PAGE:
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Publication numberUS20070208986 A1
Publication typeApplication
Application numberUS 11/670,327
Publication dateSep 6, 2007
Filing dateFeb 1, 2007
Priority dateFeb 6, 2006
Also published asCA2630616A1, CA2630616C, CN101379710A, CN101379710B, EP1982420A2, US7934137, WO2007092816A2, WO2007092816A3, WO2007092816A8
Publication number11670327, 670327, US 2007/0208986 A1, US 2007/208986 A1, US 20070208986 A1, US 20070208986A1, US 2007208986 A1, US 2007208986A1, US-A1-20070208986, US-A1-2007208986, US2007/0208986A1, US2007/208986A1, US20070208986 A1, US20070208986A1, US2007208986 A1, US2007208986A1
InventorsTao Luo, Etienne Chaponniere, Julien Freudiger
Original AssigneeQualcomm Incorporated
Export CitationBiBTeX, EndNote, RefMan
External Links: USPTO, USPTO Assignment, Espacenet
Message remapping and encoding
US 20070208986 A1
Abstract
Techniques for remapping messages prior to encoding to improve performance are described. L designated messages among K total messages are remapped to L remapped messages, which are associated with L codewords having larger relative distance between these codewords, where L may be much less than K. The L designated messages may be more frequently used messages and/or more important messages. The remapping allows the L codewords with larger relative distance to be sent for the L designated messages, which may improve performance. A transmitter remaps an input message to a remapped message, encodes the remapped message to obtain a codeword, and sends the codeword to convey the input message. A receiver decodes a received codeword to obtain a decoded message and demaps the decoded message to obtain a demapped message, which is an estimate of the input message sent by the transmitter.
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Claims(33)
1. An apparatus comprising:
a processor to remap an input message to a remapped message, to encode the remapped message to obtain a codeword, and to send the codeword to convey the input message; and
a memory coupled to the processor.
2. The apparatus of claim 1, wherein the input message is in a first set of messages and the remapped message is in a second set of messages, the second set of messages being mapped to codewords having larger relative distance than relative distance of codewords for the first set of messages.
3. The apparatus of claim 2, wherein the first set comprises messages sent more frequently than remaining messages.
4. The apparatus of claim 2, wherein the first set comprises messages deemed more important than remaining messages.
5. The apparatus of claim 2, wherein the input message carries signaling for a Voice-over-Internet Protocol (VoIP) call, and wherein the first set includes L messages that are used frequently among K total messages, where L and K are integer values and L is less than K.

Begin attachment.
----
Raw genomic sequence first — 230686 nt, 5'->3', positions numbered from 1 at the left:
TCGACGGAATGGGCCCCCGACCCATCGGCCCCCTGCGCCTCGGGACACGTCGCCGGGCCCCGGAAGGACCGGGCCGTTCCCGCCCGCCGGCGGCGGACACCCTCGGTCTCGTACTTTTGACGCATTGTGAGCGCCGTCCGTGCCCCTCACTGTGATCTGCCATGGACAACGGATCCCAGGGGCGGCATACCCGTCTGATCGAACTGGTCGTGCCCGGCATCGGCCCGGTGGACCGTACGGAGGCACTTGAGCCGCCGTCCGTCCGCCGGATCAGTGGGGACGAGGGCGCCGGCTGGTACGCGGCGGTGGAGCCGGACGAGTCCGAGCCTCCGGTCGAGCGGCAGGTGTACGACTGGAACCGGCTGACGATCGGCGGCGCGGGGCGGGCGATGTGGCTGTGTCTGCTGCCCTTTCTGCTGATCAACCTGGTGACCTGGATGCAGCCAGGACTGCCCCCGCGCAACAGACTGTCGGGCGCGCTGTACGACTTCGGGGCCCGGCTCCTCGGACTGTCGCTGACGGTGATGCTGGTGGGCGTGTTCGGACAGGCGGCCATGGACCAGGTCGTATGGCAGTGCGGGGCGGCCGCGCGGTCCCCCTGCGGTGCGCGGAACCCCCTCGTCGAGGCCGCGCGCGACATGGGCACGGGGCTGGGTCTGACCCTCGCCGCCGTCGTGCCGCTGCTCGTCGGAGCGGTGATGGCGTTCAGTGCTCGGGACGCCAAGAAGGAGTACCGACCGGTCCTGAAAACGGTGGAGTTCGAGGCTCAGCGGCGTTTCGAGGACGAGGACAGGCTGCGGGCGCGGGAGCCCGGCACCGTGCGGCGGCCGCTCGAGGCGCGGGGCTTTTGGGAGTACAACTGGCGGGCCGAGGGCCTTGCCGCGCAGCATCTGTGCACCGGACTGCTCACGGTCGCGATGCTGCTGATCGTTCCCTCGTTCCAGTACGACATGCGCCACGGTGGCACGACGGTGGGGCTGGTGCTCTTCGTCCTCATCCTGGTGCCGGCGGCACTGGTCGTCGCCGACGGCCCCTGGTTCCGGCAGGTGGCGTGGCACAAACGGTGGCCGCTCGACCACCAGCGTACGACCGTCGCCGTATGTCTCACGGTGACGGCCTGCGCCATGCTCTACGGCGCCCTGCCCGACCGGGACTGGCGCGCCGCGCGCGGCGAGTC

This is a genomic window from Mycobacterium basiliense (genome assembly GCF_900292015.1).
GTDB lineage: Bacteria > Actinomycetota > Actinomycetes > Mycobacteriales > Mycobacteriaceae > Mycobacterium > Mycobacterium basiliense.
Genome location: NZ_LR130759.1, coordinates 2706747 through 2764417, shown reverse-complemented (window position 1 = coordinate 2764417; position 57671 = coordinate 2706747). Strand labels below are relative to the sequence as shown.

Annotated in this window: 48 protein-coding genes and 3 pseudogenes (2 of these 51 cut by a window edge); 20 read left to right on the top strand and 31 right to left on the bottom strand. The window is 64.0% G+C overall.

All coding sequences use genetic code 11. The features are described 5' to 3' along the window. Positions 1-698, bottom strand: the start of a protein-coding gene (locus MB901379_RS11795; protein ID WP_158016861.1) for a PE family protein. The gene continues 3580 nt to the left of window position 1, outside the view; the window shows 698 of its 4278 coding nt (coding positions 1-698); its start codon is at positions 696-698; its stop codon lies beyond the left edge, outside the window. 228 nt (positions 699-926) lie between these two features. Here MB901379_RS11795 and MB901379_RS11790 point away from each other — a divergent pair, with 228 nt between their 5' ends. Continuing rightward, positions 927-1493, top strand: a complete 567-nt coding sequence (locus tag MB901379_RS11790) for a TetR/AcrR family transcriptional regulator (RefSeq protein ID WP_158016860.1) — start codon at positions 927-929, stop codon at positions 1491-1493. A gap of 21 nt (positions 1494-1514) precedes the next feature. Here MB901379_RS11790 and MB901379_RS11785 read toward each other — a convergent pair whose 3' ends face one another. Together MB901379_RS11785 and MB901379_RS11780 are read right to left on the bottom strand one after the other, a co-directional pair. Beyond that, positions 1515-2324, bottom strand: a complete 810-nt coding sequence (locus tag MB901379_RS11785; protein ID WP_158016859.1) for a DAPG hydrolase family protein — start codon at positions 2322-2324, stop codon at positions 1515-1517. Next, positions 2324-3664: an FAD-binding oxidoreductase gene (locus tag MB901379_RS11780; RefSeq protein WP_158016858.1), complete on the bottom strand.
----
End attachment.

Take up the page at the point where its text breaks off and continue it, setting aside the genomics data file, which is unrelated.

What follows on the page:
6. The apparatus of claim 2, wherein the second set comprises messages mapped to codewords of low indices among codewords in a codebook.
7. The apparatus of claim 2, wherein the second set comprises messages mapped to codewords with large relative distance among codewords in a reordered codebook.
8. The apparatus of claim 1, wherein the processor identifies messages used frequently during a call and forms the first set with the frequently used messages.
9. The apparatus of claim 1, wherein the processor encodes the remapped message based on a Reed-Muller code to obtain the codeword.
10. The apparatus of claim 1, wherein the processor remaps the input message to the remapped message and encodes the remapped message to obtain the codeword if remapping is enabled, and encodes the input message to obtain the codeword if remapping is not enabled.
11. The apparatus of claim 1, wherein the input message includes a transport format combination indicator (TFCI).
12. The apparatus of claim 11, wherein the input message further includes a happy bit and a redundancy version.
13. The apparatus of claim 1, wherein the input message includes a channel quality indicator (CQI).
14. The apparatus of claim 13, wherein the input message further includes an acknowledgement (ACK) or a negative acknowledgement (NAK).
15. A method comprising:
remapping an input message to a remapped message;
encoding the remapped message to obtain a codeword; and
sending the codeword to convey the input message.
16. The method of claim 15, further comprising:
identifying messages used frequently during a call; and
forming the first set with the frequently used messages.
17. The method of claim 15, wherein the encoding the remapped message comprises
encoding the remapped message based on a Reed-Muller code to obtain the codeword.
18. An apparatus comprising:
means for remapping an input message to a remapped message;
means for encoding the remapped message to obtain a codeword; and
means for sending the codeword to convey the input message.
19. The apparatus of claim 18, wherein the means for encoding the remapped message comprises
means for encoding the remapped message based on a Reed-Muller code to obtain the codeword.
20. A processor readable media for storing instructions operable to:
remap an input message to a remapped message;
encode the remapped message to obtain a codeword; and
send the codeword to convey the input message.
21. The processor readable media of claim 20, and further for storing instructions operable to:
encode the remapped message based on a Reed-Muller code to obtain the codeword.
22. An apparatus comprising:
a processor to decode a received codeword to obtain a decoded message in a first set of messages, and to demap the decoded message to obtain a demapped message in a second set of messages, the first set of messages being associated with codewords having larger relative distance than relative distance of codewords for the second set of messages; and
a memory coupled to the processor.